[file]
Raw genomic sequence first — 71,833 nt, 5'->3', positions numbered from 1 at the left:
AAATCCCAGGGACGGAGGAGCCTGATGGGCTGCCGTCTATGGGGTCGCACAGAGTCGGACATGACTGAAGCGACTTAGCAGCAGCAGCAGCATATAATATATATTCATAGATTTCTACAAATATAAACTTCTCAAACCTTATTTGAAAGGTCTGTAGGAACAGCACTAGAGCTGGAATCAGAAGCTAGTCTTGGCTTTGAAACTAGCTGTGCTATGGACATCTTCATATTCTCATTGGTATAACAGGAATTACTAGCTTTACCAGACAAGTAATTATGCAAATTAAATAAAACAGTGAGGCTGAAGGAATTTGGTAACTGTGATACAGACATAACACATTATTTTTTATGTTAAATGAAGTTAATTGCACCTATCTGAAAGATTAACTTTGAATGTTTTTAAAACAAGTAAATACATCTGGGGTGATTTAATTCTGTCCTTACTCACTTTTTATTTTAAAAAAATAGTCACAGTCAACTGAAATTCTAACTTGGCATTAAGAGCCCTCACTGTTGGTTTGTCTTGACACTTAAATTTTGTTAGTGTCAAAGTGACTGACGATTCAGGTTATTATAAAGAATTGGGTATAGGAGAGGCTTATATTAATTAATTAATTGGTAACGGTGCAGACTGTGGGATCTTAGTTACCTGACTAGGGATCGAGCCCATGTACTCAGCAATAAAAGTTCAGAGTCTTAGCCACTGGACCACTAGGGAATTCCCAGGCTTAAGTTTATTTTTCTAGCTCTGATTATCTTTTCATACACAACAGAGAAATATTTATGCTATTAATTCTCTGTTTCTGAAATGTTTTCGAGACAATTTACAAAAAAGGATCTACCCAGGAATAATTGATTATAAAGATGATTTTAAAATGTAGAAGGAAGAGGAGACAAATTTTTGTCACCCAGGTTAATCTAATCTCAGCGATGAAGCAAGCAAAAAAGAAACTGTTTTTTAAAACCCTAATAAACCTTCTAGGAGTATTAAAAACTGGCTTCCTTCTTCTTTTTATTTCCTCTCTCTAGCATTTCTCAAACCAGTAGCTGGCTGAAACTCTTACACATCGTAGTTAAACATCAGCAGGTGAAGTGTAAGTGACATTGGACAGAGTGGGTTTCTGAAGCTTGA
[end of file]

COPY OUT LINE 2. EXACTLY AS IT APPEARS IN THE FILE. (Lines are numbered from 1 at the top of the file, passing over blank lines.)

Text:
AAATCCCAGGGACGGAGGAGCCTGATGGGCTGCCGTCTATGGGGTCGCACAGAGTCGGACATGACTGAAGCGACTTAGCAGCAGCAGCAGCATATAATATATATTCATAGATTTCTACAAATATAAACTTCTCAAACCTTATTTGAAAGGTCTGTAGGAACAGCACTAGAGCTGGAATCAGAAGCTAGTCTTGGCTTTGAAACTAGCTGTGCTATGGACATCTTCATATTCTCATTGGTATAACAGGAATTACTAGCTTTACCAGACAAGTAATTATGCAAATTAAATAAAACAGTGAGGCTGAAGGAATTTGGTAACTGTGATACAGACATAACACATTATTTTTTATGTTAAATGAAGTTAATTGCACCTATCTGAAAGATTAACTTTGAATGTTTTTAAAACAAGTAAATACATCTGGGGTGATTTAATTCTGTCCTTACTCACTTTTTATTTTAAAAAAATAGTCACAGTCAACTGAAATTCTAACTTGGCATTAAGAGCCCTCACTGTTGGTTTGTCTTGACACTTAAATTTTGTTAGTGTCAAAGTGACTGACGATTCAGGTTATTATAAAGAATTGGGTATAGGAGAGGCTTATATTAATTAATTAATTGGTAACGGTGCAGACTGTGGGATCTTAGTTACCTGACTAGGGATCGAGCCCATGTACTCAGCAATAAAAGTTCAGAGTCTTAGCCACTGGACCACTAGGGAATTCCCAGGCTTAAGTTTATTTTTCTAGCTCTGATTATCTTTTCATACACAACAGAGAAATATTTATGCTATTAATTCTCTGTTTCTGAAATGTTTTCGAGACAATTTACAAAAAAGGATCTACCCAGGAATAATTGATTATAAAGATGATTTTAAAATGTAGAAGGAAGAGGAGACAAATTTTTGTCACCCAGGTTAATCTAATCTCAGCGATGAAGCAAGCAAAAAAGAAACTGTTTTTTAAAACCCTAATAAACCTTCTAGGAGTATTAAAAACTGGCTTCCTTCTTCTTTTTATTTCCTCTCTCTAGCATTTCTCAAACCAGTAGCTGGCTGAAACTCTTACACATCGTAGTTAAACATCAGCAGGTGAAGTGTAAGTGACATTGGACAGAGTGGGTTTCTGAAGCTTGA